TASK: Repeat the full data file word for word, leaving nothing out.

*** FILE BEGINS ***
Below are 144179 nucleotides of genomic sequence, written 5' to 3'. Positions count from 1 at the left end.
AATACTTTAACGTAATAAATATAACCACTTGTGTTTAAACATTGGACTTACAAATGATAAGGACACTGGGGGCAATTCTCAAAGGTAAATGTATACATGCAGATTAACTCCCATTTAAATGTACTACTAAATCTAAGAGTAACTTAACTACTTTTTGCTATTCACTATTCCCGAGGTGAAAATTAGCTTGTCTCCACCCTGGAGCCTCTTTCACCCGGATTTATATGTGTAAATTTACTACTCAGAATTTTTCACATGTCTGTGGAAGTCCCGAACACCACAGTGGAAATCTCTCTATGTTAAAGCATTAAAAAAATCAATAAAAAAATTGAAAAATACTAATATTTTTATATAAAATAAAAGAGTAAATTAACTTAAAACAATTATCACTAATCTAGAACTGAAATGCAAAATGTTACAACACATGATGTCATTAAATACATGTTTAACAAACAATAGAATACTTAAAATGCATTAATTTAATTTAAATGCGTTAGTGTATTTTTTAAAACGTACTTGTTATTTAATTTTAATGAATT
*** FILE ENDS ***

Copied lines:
Below are 144179 nucleotides of genomic sequence, written 5' to 3'. Positions count from 1 at the left end.
AATACTTTAACGTAATAAATATAACCACTTGTGTTTAAACATTGGACTTACAAATGATAAGGACACTGGGGGCAATTCTCAAAGGTAAATGTATACATGCAGATTAACTCCCATTTAAATGTACTACTAAATCTAAGAGTAACTTAACTACTTTTTGCTATTCACTATTCCCGAGGTGAAAATTAGCTTGTCTCCACCCTGGAGCCTCTTTCACCCGGATTTATATGTGTAAATTTACTACTCAGAATTTTTCACATGTCTGTGGAAGTCCCGAACACCACAGTGGAAATCTCTCTATGTTAAAGCATTAAAAAAATCAATAAAAAAATTGAAAAATACTAATATTTTTATATAAAATAAAAGAGTAAATTAACTTAAAACAATTATCACTAATCTAGAACTGAAATGCAAAATGTTACAACACATGATGTCATTAAATACATGTTTAACAAACAATAGAATACTTAAAATGCATTAATTTAATTTAAATGCGTTAGTGTATTTTTTAAAACGTACTTGTTATTTAATTTTAATGAATT